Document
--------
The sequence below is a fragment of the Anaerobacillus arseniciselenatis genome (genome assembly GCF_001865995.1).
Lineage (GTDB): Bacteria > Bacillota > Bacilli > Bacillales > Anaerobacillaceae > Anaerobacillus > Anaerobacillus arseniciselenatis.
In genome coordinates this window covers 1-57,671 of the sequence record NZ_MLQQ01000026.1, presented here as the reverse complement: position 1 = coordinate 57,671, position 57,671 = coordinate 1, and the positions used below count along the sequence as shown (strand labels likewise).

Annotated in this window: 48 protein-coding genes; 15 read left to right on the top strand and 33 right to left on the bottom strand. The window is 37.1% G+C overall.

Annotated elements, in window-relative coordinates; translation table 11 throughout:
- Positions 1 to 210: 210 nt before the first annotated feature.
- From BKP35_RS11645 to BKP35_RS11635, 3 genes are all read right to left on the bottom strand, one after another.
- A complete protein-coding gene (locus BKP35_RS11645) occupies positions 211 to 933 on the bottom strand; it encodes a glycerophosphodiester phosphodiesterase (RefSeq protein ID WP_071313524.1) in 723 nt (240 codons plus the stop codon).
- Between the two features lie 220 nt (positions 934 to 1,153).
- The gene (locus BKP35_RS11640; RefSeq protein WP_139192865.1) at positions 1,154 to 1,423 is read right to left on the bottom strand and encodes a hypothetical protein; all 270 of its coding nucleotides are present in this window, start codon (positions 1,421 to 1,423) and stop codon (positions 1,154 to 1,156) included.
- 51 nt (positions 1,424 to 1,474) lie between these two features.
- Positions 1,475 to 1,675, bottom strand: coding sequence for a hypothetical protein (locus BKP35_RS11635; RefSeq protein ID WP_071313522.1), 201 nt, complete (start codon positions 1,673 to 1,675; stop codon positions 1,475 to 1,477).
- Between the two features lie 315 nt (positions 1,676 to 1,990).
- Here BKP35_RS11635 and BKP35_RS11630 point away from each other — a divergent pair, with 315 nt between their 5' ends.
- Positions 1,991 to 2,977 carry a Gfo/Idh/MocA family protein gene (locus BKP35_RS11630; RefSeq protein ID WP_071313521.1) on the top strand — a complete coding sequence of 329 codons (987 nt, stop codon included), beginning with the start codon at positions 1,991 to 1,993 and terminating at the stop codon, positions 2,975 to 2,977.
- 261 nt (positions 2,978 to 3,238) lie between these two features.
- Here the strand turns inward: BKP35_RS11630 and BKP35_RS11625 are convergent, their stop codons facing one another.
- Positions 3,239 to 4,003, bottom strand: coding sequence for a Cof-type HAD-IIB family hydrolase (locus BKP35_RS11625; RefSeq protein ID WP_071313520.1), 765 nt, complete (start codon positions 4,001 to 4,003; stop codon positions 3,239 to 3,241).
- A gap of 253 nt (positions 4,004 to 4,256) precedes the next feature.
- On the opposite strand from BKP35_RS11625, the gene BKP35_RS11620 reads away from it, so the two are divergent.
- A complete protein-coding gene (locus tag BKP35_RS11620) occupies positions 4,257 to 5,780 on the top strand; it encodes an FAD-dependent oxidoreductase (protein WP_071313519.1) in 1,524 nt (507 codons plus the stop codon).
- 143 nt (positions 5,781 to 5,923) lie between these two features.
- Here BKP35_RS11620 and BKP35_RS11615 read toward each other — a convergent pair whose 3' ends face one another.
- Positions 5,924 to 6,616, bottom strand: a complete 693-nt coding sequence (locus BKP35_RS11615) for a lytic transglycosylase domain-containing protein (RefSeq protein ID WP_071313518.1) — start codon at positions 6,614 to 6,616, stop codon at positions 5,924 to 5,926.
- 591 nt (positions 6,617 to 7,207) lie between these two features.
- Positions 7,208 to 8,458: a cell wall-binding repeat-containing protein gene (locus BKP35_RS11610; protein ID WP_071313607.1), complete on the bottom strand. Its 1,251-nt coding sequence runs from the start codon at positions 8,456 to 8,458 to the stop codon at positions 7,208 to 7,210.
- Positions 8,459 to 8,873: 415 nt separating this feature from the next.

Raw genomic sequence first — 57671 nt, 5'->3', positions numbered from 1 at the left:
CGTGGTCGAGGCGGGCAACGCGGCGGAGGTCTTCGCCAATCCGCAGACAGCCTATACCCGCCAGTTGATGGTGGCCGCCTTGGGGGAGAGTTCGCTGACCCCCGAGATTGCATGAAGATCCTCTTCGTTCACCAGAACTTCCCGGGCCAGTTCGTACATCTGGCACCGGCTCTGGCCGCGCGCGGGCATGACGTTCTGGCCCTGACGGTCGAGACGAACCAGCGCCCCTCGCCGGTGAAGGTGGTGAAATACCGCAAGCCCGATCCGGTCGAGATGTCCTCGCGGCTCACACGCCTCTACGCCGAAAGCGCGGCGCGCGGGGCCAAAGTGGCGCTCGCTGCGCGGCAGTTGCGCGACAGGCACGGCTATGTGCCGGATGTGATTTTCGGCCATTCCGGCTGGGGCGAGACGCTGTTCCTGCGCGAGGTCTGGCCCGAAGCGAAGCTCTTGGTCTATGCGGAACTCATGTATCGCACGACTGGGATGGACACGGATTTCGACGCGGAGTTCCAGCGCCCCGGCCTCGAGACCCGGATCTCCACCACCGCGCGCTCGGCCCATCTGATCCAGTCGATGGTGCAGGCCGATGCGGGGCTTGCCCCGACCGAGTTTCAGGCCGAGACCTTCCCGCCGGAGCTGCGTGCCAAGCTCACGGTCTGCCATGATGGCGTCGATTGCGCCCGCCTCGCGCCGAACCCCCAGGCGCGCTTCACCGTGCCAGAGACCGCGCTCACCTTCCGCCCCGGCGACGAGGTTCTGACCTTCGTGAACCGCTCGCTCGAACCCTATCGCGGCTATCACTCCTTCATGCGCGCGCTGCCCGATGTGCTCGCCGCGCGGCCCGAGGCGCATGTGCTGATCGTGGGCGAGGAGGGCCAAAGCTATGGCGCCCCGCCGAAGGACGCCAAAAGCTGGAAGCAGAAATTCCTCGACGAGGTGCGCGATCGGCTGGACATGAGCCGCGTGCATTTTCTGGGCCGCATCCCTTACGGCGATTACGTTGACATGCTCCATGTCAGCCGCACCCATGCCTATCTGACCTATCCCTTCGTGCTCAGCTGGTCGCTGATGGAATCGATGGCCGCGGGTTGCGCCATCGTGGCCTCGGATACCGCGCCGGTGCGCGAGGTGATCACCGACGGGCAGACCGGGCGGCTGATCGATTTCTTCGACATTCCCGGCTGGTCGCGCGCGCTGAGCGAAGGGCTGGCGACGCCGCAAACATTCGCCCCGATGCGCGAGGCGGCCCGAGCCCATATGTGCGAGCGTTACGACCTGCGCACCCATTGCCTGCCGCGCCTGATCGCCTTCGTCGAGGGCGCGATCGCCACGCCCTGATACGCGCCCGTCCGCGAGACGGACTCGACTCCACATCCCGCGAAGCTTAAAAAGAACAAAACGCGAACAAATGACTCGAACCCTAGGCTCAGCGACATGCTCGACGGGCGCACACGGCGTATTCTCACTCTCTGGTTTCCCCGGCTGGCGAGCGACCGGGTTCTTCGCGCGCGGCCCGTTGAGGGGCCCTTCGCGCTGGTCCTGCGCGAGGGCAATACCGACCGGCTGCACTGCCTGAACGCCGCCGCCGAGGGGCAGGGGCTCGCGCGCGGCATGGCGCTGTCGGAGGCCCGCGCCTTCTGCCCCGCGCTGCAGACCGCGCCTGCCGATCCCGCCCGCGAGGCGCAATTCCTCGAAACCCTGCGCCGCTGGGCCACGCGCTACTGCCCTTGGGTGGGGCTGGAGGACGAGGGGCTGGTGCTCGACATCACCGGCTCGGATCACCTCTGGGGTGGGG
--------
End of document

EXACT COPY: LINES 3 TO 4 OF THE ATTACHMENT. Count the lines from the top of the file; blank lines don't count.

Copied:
In genome coordinates this window covers 1-57,671 of the sequence record NZ_MLQQ01000026.1, presented here as the reverse complement: position 1 = coordinate 57,671, position 57,671 = coordinate 1, and the positions used below count along the sequence as shown (strand labels likewise).

Annotated in this window: 48 protein-coding genes; 15 read left to right on the top strand and 33 right to left on the bottom strand. The window is 37.1% G+C overall.